There are two breeds of goat that are used for fibre production in Australia – Cashmere and Angora. Escapees from the first herd evolved into the unique Australian rangeland goat and it is from this goat that the Cashmere goats have been selected to establish the basis of the Australian Cashmere goat fibre industry. Angora goats were imported as a specific breed and recent imports from Texas and South Africa have replaced earlier bred animals.
Angora goats are the main fibre goats in Australia. Angoras were named after the region in Turkey from which they originated (Ankara). They are generally smaller than other domestic goats and sheep, have long drooping ears and both sexes are horned. Angora goats produce a simple fleece of mohair – a very long (120–150mm), lustrous and resilient luxury fibre, which can be blended with other natural or synthetic fibres to give texture and lustre to a finished fabric.
Mohair is composed mostly of keratin, a protein found in the hair, wool, horns and skin of all mammals. The fibre has scales like wool but the scales are not fully developed so mohair does not felt as wool does. Mohair fibre is approximately 20–40 microns in diameter. It increases in diameter with the age of the goat, growing with the animal. Fine hair from younger animals is used for fine applications such as clothing, and the thicker hair from older animals is more often used for rugs, curtaining, upholstery and heavy fabrics intended for outerwear.
After 25 years of selective breeding, the Australian Cashmere goat has evolved into a distinctive breed of goat, far removed from its bush goat origins. While retaining the fertility and hardiness of the bush goat, the Australian Cashmere is quite different in appearance and temperament. After years of domestication, farming Australian Cashmeres is not that dissimilar to farming and handling crossbred sheep.
Cashmere goats produce a double fleece that consists of a fine, soft undercoat or down of hair mingled with a straighter and much coarser outer coating of hair called guard hair. To be processed, the fleece must be de-haired – a mechanical process that separates the coarse hairs from the fine hair. After de-hairing, the resulting “cashmere” is ready to be dyed and converted into textile yarn, fabrics and garments.
The fibre is one of the world’s premium fibres as it is luxuriously soft, warm and light. It varies in colour from brown to light grey to white, and its diameter ranges between 11 and 20 micron. Cashmere goats produce significantly less fibre than Angora goats (6kg from two shears a year for Angora goats compared with around 200g per head for Cashmere goats).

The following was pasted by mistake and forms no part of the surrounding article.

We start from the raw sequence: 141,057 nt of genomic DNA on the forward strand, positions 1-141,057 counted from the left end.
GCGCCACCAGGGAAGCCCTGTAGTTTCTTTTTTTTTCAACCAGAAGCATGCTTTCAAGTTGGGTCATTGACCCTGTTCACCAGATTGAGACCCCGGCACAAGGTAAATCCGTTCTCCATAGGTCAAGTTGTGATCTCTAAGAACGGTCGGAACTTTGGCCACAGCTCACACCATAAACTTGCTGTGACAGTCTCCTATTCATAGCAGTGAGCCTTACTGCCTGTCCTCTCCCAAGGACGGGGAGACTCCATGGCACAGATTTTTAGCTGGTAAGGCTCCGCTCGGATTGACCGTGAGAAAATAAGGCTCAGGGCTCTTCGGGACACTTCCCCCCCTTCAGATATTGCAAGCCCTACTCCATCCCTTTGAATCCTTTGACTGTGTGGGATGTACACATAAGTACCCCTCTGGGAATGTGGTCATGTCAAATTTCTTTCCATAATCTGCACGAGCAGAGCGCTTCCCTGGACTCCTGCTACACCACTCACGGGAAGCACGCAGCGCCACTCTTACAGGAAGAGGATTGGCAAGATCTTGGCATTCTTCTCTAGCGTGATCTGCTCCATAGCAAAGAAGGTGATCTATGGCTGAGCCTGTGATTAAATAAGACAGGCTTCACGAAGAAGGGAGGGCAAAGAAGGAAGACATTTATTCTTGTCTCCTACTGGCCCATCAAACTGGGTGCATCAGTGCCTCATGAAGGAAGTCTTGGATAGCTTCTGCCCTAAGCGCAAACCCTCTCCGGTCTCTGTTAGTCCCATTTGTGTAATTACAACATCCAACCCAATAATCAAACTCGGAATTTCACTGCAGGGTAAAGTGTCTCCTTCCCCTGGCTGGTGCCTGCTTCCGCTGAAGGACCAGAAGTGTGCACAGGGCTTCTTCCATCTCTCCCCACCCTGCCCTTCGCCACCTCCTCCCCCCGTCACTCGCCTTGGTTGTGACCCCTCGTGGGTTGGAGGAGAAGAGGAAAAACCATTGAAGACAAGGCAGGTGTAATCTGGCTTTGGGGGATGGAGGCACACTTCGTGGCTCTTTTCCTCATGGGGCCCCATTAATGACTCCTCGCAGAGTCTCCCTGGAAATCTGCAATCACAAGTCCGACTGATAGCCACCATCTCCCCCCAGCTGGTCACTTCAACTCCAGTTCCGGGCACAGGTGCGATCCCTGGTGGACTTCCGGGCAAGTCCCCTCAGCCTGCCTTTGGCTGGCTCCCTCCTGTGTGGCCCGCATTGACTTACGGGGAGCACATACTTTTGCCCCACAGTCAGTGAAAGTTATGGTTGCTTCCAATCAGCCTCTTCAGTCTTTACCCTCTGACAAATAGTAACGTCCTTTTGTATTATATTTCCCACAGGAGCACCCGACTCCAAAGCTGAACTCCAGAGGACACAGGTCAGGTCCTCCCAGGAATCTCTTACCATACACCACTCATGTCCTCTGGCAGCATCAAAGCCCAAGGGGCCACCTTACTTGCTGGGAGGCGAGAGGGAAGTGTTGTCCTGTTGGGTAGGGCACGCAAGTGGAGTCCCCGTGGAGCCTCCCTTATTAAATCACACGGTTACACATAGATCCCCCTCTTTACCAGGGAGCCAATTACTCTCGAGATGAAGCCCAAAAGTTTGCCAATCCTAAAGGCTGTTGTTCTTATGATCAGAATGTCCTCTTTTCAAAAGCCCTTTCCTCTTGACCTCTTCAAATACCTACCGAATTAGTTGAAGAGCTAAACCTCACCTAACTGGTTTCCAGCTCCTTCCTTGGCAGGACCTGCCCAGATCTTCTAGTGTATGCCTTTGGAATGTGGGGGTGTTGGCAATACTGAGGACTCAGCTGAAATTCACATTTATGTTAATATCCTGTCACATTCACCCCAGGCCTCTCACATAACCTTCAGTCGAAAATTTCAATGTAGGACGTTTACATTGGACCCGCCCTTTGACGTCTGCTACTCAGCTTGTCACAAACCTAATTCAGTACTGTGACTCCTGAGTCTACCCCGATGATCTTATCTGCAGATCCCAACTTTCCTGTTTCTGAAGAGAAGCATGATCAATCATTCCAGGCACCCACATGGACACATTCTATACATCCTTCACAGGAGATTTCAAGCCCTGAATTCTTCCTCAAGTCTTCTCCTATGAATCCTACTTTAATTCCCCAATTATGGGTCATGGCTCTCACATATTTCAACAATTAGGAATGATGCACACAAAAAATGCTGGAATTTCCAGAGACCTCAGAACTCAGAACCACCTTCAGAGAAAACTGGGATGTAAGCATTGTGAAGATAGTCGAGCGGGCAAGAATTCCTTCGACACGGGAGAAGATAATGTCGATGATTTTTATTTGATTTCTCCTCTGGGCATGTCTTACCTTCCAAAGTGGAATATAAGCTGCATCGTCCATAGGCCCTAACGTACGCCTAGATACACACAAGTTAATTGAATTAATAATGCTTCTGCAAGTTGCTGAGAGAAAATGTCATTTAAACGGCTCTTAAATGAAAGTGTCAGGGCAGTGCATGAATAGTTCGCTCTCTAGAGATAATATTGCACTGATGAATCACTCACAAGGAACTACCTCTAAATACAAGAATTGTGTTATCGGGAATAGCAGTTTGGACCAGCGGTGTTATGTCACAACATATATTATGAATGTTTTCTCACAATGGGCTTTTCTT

Although the Angora mohair industry in Australia is an established industry with well-developed production and marketing systems, it lacks the volume of production to be a sizable industry. Australian Cashmere growers compete with cheaper goat fibre products produced through ‘peasant-style’ production systems in China and other countries.
The cashmere industry is small and very price sensitive though with global demand exceeding supply. This may present opportunities for this part of the industry to develop. The goat fibre industry is represented by the peak industry bodies Mohair Australia and Australian Cashmere Growers Association (ACGA) Inc.
Two comprehensive resources are available when considering starting a fibre goat production enterprise: Going into Goats, on the Meat and Livestock Australia website, and Australian Goat Notes on the Australian Cashmere Growers Association website.
Facts and figures
- In Australia, goat fibre is farmed from Angora and Cashmere goats
- Goats farmed for fibre in Australia are derived from recently imported purebred stock (Angoras) and stock introduced by the First Fleet and derived from feral animals (Cashmeres).
- Australian goat fibre is now of very high quality and is used to manufacture fine quality clothing and furniture fabrics
- Angora goats produce much more fibre per head than Cashmere goats
- Australia is a minor player in the global goat fibre market
- Australia competes with ‘peasant-style’ production of cashmere fibre from countries such as China
South Africa is the largest global producer of mohair (around 80%) followed by the United States of America, with Australia contributing only around 5%. World production is around three million tonnes.
Most of the world’s cashmere is produced in China, with smaller amounts being produced in Mongolia, Afghanistan and Iran. Australia and New Zealand are very small producers by comparison.